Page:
Granted that the approach of the film is to appear rooted in a degree of realism hence the tale takes a simple route but it seems the director compromised his original sentiments at regular intervals in the film. Take for instance, the title track Aaja Nachle where the screen explodes with a dozen backing dancers and a flamboyant set design…pleasing to the eye but a thistle in the flowerbed considering the character of Dia is struggling to find people to join her troupe yet so effortlessly manages to indulge in this grand number.

Furthermore, the proceedings begin to appear extremely calculable midway…the usual suspects of stern businessmen, corrupt politicians and hot headed hooligans all serving as Dia’s oppositions are easily won over by a mere exchange of punchy one liners or fiery jabber leaving the story in one dimensional mode. The film could have been a vision of brilliance had we been able to witness just how a female goes about to subjugate unbending chauvinists instead of settling for the pablum manner that unfolds before ones eyes.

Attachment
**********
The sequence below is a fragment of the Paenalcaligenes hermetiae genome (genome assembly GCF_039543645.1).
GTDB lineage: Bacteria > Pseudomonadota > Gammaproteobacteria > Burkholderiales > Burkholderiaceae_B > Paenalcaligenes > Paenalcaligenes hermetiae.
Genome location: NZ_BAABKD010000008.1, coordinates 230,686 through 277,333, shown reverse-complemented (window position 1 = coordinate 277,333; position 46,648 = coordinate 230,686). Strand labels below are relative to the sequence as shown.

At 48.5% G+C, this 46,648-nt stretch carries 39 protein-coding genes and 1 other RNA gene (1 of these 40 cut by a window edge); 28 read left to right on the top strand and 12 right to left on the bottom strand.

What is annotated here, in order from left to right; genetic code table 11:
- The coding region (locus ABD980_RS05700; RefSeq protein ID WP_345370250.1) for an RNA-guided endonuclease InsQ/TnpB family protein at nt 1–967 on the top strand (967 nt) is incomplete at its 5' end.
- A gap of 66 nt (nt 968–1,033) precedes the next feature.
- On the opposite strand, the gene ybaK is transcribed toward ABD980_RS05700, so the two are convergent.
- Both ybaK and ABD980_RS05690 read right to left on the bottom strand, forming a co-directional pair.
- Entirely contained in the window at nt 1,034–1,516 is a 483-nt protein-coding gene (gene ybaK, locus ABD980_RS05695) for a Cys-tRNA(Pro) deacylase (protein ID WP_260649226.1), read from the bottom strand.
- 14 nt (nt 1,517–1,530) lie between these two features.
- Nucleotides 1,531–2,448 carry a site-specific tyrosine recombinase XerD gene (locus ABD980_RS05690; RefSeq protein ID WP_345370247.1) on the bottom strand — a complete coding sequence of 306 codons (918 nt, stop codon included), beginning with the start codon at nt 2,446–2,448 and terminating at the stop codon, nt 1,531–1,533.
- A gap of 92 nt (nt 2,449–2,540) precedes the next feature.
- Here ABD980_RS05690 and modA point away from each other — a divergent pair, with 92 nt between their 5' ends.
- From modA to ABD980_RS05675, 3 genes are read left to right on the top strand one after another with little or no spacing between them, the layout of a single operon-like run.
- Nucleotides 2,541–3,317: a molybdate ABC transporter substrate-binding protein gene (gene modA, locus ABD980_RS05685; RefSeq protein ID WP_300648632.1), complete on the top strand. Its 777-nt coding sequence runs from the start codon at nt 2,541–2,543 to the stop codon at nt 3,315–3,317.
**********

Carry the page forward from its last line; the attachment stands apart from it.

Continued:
The summation presents itself in full allurement where the audience is greeted with a spectacle of a stage show, complete with all the frills and twirls of glittering sets and rococo dance sequences…all too hard to digest and all too commodious for a tidy ending which packs in a great polish but not enough passion to convince of this facile omega.

As this is a Madhuri film, the viewers are gifted with her presence in almost every frame and that’s what makes Aaja Nachle worth a watch, purely to see the veteran work her magic yet again. There is little to be said about Madhuri’s capabilities as she always delivers and manages to encapsulate her audience with her charm and in Aaja Nachle she is just as dependable, looking extremely radiant throughout. Yet, the sad part is that she is let down by a poor story that doesn’t offer her the potential to reach dazzlingly heights in terms of performance. I for one would like to see her take on the role of a classic in perhaps a remake of Mother India or Pakeezah, a performance that would merit her talent.

The rest of the cast have little to do apart from evoke a few laughs. Kunal Kapoor is extremely likeable as the hot blooded male and how one hopes more is seen of him in fuller fledged roles. Konkona Sen is adequate although she doesn’t leave as much impact as one would have hoped. Akshay Khanna as always is flawless.

Musically, Aaja Nachle presents its best in the form of its title track which is sure to go down as another of Madhuri’s great dance fetes. The rest of the tracks bearing “Show me Your Jalwa” are mediocre, a sore disappointment in what was supposed to be a dance centric film.